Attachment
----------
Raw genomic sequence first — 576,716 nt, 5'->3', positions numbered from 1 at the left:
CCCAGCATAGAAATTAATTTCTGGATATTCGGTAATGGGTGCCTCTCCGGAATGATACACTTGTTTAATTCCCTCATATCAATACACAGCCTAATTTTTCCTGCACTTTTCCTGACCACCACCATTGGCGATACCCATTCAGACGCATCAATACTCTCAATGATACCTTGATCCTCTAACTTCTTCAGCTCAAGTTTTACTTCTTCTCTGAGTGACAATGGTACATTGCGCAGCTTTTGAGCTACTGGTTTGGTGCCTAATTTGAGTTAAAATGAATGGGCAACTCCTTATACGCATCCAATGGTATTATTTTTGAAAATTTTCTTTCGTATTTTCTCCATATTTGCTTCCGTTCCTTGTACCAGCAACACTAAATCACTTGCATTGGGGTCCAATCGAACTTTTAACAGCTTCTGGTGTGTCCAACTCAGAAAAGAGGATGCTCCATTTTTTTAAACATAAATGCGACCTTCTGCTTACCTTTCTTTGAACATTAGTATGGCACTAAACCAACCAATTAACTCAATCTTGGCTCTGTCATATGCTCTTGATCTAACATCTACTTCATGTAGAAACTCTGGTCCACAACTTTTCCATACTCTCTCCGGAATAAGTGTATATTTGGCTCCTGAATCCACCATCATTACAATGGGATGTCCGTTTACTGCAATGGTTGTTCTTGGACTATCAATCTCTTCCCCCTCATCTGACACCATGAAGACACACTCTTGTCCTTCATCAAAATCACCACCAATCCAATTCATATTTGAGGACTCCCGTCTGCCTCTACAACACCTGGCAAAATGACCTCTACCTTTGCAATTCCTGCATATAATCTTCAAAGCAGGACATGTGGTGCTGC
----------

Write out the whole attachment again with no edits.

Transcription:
Raw genomic sequence first — 576,716 nt, 5'->3', positions numbered from 1 at the left:
CCCAGCATAGAAATTAATTTCTGGATATTCGGTAATGGGTGCCTCTCCGGAATGATACACTTGTTTAATTCCCTCATATCAATACACAGCCTAATTTTTCCTGCACTTTTCCTGACCACCACCATTGGCGATACCCATTCAGACGCATCAATACTCTCAATGATACCTTGATCCTCTAACTTCTTCAGCTCAAGTTTTACTTCTTCTCTGAGTGACAATGGTACATTGCGCAGCTTTTGAGCTACTGGTTTGGTGCCTAATTTGAGTTAAAATGAATGGGCAACTCCTTATACGCATCCAATGGTATTATTTTTGAAAATTTTCTTTCGTATTTTCTCCATATTTGCTTCCGTTCCTTGTACCAGCAACACTAAATCACTTGCATTGGGGTCCAATCGAACTTTTAACAGCTTCTGGTGTGTCCAACTCAGAAAAGAGGATGCTCCATTTTTTTAAACATAAATGCGACCTTCTGCTTACCTTTCTTTGAACATTAGTATGGCACTAAACCAACCAATTAACTCAATCTTGGCTCTGTCATATGCTCTTGATCTAACATCTACTTCATGTAGAAACTCTGGTCCACAACTTTTCCATACTCTCTCCGGAATAAGTGTATATTTGGCTCCTGAATCCACCATCATTACAATGGGATGTCCGTTTACTGCAATGGTTGTTCTTGGACTATCAATCTCTTCCCCCTCATCTGACACCATGAAGACACACTCTTGTCCTTCATCAAAATCACCACCAATCCAATTCATATTTGAGGACTCCCGTCTGCCTCTACAACACCTGGCAAAATGACCTCTACCTTTGCAATTCCTGCATATAATCTTCAAAGCAGGACATGTGGTGCTGC